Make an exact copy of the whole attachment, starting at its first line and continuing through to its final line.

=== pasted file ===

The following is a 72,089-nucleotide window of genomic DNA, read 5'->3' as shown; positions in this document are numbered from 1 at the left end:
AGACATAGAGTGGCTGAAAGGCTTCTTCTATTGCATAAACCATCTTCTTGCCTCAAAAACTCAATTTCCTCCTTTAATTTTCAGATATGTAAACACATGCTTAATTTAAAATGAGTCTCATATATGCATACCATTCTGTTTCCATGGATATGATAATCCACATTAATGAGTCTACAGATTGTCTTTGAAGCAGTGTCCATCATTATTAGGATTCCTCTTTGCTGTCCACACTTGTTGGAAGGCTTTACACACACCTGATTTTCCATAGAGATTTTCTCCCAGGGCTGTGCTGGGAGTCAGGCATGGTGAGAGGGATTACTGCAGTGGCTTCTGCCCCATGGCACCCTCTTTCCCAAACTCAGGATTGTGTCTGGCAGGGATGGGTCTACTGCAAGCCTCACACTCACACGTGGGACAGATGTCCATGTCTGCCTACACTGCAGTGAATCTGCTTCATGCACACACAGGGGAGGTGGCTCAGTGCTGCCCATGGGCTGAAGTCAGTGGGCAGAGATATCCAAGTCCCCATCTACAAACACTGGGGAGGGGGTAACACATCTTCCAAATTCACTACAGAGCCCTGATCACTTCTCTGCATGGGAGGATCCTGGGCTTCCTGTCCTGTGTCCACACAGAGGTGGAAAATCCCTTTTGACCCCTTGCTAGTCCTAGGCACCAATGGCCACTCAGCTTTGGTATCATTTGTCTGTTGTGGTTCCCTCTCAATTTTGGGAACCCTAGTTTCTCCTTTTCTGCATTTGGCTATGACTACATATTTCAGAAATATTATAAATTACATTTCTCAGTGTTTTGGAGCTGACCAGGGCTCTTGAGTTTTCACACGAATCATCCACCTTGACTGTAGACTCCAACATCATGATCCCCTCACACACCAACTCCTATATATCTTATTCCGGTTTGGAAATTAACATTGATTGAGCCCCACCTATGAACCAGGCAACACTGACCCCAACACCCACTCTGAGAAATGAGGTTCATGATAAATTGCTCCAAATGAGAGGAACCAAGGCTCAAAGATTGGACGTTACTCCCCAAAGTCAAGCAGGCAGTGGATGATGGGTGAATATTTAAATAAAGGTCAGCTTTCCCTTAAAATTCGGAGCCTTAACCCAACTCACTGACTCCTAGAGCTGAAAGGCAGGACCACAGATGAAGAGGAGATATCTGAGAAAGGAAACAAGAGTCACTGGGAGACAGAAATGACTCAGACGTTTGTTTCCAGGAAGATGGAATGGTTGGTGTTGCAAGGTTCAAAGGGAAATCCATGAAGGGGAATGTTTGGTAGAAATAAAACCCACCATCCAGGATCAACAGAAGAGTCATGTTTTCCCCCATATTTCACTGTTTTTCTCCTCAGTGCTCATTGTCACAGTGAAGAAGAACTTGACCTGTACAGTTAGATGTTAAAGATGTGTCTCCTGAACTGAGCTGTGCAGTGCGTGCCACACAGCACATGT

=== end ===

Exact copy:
The following is a 72,089-nucleotide window of genomic DNA, read 5'->3' as shown; positions in this document are numbered from 1 at the left end:
AGACATAGAGTGGCTGAAAGGCTTCTTCTATTGCATAAACCATCTTCTTGCCTCAAAAACTCAATTTCCTCCTTTAATTTTCAGATATGTAAACACATGCTTAATTTAAAATGAGTCTCATATATGCATACCATTCTGTTTCCATGGATATGATAATCCACATTAATGAGTCTACAGATTGTCTTTGAAGCAGTGTCCATCATTATTAGGATTCCTCTTTGCTGTCCACACTTGTTGGAAGGCTTTACACACACCTGATTTTCCATAGAGATTTTCTCCCAGGGCTGTGCTGGGAGTCAGGCATGGTGAGAGGGATTACTGCAGTGGCTTCTGCCCCATGGCACCCTCTTTCCCAAACTCAGGATTGTGTCTGGCAGGGATGGGTCTACTGCAAGCCTCACACTCACACGTGGGACAGATGTCCATGTCTGCCTACACTGCAGTGAATCTGCTTCATGCACACACAGGGGAGGTGGCTCAGTGCTGCCCATGGGCTGAAGTCAGTGGGCAGAGATATCCAAGTCCCCATCTACAAACACTGGGGAGGGGGTAACACATCTTCCAAATTCACTACAGAGCCCTGATCACTTCTCTGCATGGGAGGATCCTGGGCTTCCTGTCCTGTGTCCACACAGAGGTGGAAAATCCCTTTTGACCCCTTGCTAGTCCTAGGCACCAATGGCCACTCAGCTTTGGTATCATTTGTCTGTTGTGGTTCCCTCTCAATTTTGGGAACCCTAGTTTCTCCTTTTCTGCATTTGGCTATGACTACATATTTCAGAAATATTATAAATTACATTTCTCAGTGTTTTGGAGCTGACCAGGGCTCTTGAGTTTTCACACGAATCATCCACCTTGACTGTAGACTCCAACATCATGATCCCCTCACACACCAACTCCTATATATCTTATTCCGGTTTGGAAATTAACATTGATTGAGCCCCACCTATGAACCAGGCAACACTGACCCCAACACCCACTCTGAGAAATGAGGTTCATGATAAATTGCTCCAAATGAGAGGAACCAAGGCTCAAAGATTGGACGTTACTCCCCAAAGTCAAGCAGGCAGTGGATGATGGGTGAATATTTAAATAAAGGTCAGCTTTCCCTTAAAATTCGGAGCCTTAACCCAACTCACTGACTCCTAGAGCTGAAAGGCAGGACCACAGATGAAGAGGAGATATCTGAGAAAGGAAACAAGAGTCACTGGGAGACAGAAATGACTCAGACGTTTGTTTCCAGGAAGATGGAATGGTTGGTGTTGCAAGGTTCAAAGGGAAATCCATGAAGGGGAATGTTTGGTAGAAATAAAACCCACCATCCAGGATCAACAGAAGAGTCATGTTTTCCCCCATATTTCACTGTTTTTCTCCTCAGTGCTCATTGTCACAGTGAAGAAGAACTTGACCTGTACAGTTAGATGTTAAAGATGTGTCTCCTGAACTGAGCTGTGCAGTGCGTGCCACACAGCACATGT